Over the course of his career, Drew Lustman (a.k.a. FaltyDL) has garnered a reputation as […]
Over the course of his career, Drew Lustman (a.k.a. FaltyDL) has garnered a reputation as something of a nomad within the bass-music world—an itinerant producer whose penchant for drifting between genres can make one’s urge to pin him to a definitive sound or scene notoriously difficult. His prolific body of work under the FaltyDL moniker is well known for featuring radical transformations between releases, which often feature excursions into genres both old and new, including slow, sweltering house, rough-and-tumble jungle-tinged breaks, and American interpretations of UK garage and 2-step. Contrary to what one might think, however, Lustman has proven himself able to put together a cohesive album despite his disparate influences and unpredictability—if anything, that was arguably what gave his last LP, 2011’s excellent You Stand Uncertain, its charm. The producer’s latest offering, Hardcourage, operates in much the same way, but whereas its predecessor was a dense, more rough-around-the-edges sort of affair, Hardcourage shows that FaltyDL can produce an album that is as accessible as it is cerebral.
Calling Hardcourage FaltyDL’s “pop album” wouldn’t be entirely off the mark; its 10 tracks showcase Lustman’s characteristic ability to amalgamate a number of influences into his work, to be sure, but whereas much of You Stand Uncertain seemed to revel in how radio friendly it wasn’t, Hardcourage‘s compositions seem to be made for—or at the very least inspired by—the dancefloor and the airwaves. Take the snappy shuffle and soulful samples of “Straight & Arrow,” for example, which made these aspirations clear with the previous release of a truncated “radio edit,” or “She Sleeps,” a wispy, understated, yet sweet and summery pop number featuring Friendly Fires frontman Ed Macfarlane. On the whole though, Hardcourage‘s sound seems to draw its greatest inspiration from house, and to great—and quite catchy—effect. “Uncea,” for instance, coats a punchy house beat with shakers, claps, and bright staccato melodies. There’s also “Finally Some Shit/The Rain Stopped,” which pairs an infectious, almost jazzy piano and bass growl with a hard-edged, club-ready stomp. With its almost robotic (in a good way) groove, growling bass, and soaring arpeggios, intro track “Stay I’m Changed” is slightly reminiscent of a punchier, more acerbic Four Tet.
That said, Lustman doesn’t stop at just house; other sections of Hardcourage find him exploring different sound worlds, although the jungle-inspired madness so prevalent on his earlier work is notably nowhere to be found. Nevertheless, what is present is certainly enjoyable. Calm, serene keys are juxtaposed with skittery, hard-slamming dubstep beats on “For Karme,” while “Korban Dallas” showcases what sort of sounds like a wonky spin on Boards of Canada-era IDM—complete with a low, gurgling, almost Reese-sounding bass. Other tracks, such as “Re Assimilate,” don’t seem to adhere to a single school of music in particular, coming off more as results of the confluence of many different sources of inspiration (in this case, vague sprinklings of garage and dubstep in its rhythm, ambient in its moody, distant choral melodies, and even hints of ’80s electro-funk in its wonky—yet strangely appropriate—keys). And while Lustman’s compositions are faithful to their parent genres, they never really seem to be excessively so; instead of sounding like hackneyed, deliberate attempts at being retro or following a lazy adherence to time-tested formulas, they seem to meticulously take a little bit from each approach—be it a syncopated house rhythm here, an acidic squelch there, a helping of horns, or the occasional diva sample—and toss them all into the mix. The tracks themselves never sound all that busy, either, considering the amount of material packed into them.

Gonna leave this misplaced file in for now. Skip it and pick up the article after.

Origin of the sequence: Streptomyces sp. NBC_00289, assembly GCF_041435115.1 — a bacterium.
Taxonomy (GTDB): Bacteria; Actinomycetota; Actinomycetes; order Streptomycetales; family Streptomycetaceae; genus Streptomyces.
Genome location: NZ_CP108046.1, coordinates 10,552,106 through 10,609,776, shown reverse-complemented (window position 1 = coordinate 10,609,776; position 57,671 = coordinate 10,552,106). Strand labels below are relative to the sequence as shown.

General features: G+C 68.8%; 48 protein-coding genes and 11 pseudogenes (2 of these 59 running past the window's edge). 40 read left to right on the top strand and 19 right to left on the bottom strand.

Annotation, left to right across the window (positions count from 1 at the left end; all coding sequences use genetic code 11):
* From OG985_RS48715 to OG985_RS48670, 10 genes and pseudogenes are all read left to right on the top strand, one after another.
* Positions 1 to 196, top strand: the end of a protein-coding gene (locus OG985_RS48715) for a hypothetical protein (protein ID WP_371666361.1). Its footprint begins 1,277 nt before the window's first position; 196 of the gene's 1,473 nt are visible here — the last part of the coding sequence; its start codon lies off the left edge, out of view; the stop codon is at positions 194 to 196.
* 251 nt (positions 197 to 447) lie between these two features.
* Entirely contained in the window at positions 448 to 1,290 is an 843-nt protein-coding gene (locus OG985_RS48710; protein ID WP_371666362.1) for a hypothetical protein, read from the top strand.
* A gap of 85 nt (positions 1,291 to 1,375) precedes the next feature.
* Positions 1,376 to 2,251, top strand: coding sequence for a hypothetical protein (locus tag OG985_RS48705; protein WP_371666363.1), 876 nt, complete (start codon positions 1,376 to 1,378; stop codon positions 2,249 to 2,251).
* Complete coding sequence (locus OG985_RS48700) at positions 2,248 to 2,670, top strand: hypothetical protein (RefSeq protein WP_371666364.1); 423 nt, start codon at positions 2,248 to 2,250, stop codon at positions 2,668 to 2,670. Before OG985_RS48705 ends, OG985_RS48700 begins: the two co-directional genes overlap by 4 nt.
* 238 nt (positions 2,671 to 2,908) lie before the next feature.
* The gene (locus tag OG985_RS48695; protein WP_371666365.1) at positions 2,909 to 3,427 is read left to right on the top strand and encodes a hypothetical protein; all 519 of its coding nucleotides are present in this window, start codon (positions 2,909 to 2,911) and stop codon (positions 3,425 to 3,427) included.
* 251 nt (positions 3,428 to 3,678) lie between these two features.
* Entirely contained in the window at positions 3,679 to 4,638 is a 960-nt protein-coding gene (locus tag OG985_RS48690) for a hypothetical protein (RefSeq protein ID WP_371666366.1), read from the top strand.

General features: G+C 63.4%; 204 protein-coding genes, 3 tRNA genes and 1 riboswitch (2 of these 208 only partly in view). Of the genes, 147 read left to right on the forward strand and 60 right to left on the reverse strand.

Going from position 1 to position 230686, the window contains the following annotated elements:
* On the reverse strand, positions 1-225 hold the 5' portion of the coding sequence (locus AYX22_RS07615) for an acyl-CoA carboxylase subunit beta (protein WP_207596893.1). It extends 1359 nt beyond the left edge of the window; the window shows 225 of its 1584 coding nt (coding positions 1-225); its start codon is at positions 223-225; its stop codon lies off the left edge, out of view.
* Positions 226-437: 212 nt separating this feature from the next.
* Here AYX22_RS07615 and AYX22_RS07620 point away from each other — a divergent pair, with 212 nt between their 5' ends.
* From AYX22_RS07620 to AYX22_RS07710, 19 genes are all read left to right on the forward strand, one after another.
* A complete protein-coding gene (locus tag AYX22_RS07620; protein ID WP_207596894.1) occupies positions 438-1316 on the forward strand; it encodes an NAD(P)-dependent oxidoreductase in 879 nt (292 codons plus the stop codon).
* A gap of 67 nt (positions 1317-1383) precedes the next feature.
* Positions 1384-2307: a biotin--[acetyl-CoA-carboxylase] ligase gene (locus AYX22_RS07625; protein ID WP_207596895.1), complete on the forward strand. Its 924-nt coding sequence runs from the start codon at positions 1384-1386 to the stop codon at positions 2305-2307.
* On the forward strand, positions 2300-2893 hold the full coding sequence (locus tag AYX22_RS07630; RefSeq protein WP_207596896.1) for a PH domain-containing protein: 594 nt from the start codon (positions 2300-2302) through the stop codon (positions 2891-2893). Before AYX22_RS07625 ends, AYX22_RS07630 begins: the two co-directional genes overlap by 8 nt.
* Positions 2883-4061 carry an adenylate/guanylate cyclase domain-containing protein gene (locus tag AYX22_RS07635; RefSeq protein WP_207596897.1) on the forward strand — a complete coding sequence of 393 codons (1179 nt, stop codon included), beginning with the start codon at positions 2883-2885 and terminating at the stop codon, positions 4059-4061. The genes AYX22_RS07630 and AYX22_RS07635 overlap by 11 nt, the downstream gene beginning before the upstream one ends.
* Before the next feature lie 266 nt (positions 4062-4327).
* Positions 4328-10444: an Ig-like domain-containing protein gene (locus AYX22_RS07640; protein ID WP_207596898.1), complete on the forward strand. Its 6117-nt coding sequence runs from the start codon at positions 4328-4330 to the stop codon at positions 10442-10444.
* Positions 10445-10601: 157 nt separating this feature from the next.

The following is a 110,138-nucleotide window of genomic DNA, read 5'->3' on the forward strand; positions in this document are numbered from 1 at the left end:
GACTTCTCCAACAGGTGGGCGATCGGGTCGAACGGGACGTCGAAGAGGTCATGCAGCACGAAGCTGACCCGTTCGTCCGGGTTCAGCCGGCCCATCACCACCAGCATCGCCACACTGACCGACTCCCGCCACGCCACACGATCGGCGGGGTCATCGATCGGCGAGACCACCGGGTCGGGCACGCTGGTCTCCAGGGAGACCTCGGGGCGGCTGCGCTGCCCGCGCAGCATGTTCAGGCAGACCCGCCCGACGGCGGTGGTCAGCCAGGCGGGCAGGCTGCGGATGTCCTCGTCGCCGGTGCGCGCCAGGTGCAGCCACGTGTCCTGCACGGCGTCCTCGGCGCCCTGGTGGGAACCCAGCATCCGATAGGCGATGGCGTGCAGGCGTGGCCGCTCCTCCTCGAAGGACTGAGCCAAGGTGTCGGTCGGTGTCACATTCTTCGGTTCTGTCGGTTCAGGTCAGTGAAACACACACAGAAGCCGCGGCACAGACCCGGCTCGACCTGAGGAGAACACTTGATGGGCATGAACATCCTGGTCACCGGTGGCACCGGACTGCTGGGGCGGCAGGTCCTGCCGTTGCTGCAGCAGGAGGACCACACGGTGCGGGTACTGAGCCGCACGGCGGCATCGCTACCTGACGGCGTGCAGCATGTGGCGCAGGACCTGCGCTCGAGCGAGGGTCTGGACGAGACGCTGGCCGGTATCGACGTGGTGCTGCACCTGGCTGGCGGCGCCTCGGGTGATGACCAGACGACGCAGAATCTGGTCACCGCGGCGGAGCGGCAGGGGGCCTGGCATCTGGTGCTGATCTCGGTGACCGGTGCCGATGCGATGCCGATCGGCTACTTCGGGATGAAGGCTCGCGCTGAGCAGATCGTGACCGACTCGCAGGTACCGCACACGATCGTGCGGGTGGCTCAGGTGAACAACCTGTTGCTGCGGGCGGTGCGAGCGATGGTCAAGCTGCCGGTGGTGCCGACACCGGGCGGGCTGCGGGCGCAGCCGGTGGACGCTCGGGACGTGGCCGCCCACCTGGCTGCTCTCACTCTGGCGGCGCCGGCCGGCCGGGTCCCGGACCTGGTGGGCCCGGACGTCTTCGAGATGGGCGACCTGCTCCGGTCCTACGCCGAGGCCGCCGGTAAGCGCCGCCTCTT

Hardcourage does lose a little bit of steam toward the home stretch; “Kenny Rolls One” is certainly catchy, but it could have benefitted from being trimmed down just a bit, Alternately, “Korban Dallas” (a very good track on its own, and one of the more energetic on the album) seems a bit awkwardly placed between the funky pacing of “Kenny Rolls One” and the calm, gently rolling rhythm of “Re Assimilate,” which brings things back up to speed before the album ends on a high, optimistic note with “Bells,” a blissful house tune featuring distant horn and string samples. Minor complaints aside, Hardcourage is an excellent effort, and, if the crossover attempts prove successful, it just might be the album that gets a wider audience talking about FaltyDL.